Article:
Taipei, March 12 (CNA) Vice President Chen Chien-jen (陳建仁) outlined on Sunday a long term plan for Taiwan to develop a network of green areas that will enable the country to better resist global warming.
Chen made his comments in Shimen District of New Taipei during a ceremony marking March 12 Arbor Day in Taiwan.
At the event the vice president planted a yedda hawthorn, a coastal arbor species endemic to the Shimen area, in a conservation forest that stretches along the coast of northern Taiwan.
The sapling is one of more than 10,000 endemic species the Forestry Bureau under the Council of Agriculture plans to plant in conservation forests around Taiwan this month, Chen said, noting that the tree planting campaign is intended to not just supplement existing forests but also extend the coastal greenbelt inland.
In the future the plan is to link these forests to wetlands and rivers to produce a green network across Taiwan, Chen said.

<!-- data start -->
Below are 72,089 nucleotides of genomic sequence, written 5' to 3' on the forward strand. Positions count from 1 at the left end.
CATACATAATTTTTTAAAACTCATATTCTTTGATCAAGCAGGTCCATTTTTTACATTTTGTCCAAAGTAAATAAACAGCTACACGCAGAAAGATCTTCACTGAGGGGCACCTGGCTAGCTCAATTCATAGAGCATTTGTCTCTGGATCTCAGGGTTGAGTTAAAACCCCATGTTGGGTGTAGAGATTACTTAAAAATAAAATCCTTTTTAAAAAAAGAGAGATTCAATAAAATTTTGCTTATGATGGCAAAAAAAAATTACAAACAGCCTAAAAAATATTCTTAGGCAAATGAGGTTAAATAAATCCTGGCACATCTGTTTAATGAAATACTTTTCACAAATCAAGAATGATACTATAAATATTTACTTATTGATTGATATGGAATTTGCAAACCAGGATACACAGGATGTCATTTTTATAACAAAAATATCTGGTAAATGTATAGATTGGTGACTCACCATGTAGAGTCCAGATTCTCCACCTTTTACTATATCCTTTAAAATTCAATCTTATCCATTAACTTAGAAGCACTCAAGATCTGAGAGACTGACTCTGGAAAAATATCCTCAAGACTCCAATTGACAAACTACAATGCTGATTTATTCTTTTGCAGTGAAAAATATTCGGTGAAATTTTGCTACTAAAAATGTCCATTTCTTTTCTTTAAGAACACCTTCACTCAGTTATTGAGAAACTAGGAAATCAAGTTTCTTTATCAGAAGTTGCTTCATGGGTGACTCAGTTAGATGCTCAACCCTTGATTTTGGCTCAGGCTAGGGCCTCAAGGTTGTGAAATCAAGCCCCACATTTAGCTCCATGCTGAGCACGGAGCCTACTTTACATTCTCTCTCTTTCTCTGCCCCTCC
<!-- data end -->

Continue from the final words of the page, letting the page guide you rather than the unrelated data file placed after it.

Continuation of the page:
Such a network will be "Taiwan's most solid line of defense in the battle against global climate changes," he said.
According to Chen, Taiwan's efforts to expand forests has born fruit, with Forestry Bureau data showing forest coverage across the nation has increased from 58.53 percent in 1993 to 60.71 percent and 2.197 million hectares in 2015.
As a member of the Global Village, Taiwan seeks to halve its carbon emissions before 2030, Chen said, adding that the March tree planting program is part of the those ongoing efforts.
Taiwan's INDC (intended nationally determined contribution) target is to cut carbon emissions to 80 percent of their 2005 level by 2030 and to 50 percent of the 2005 level by 2050.
(By Sophia Yeh and Elizabeth Hsu)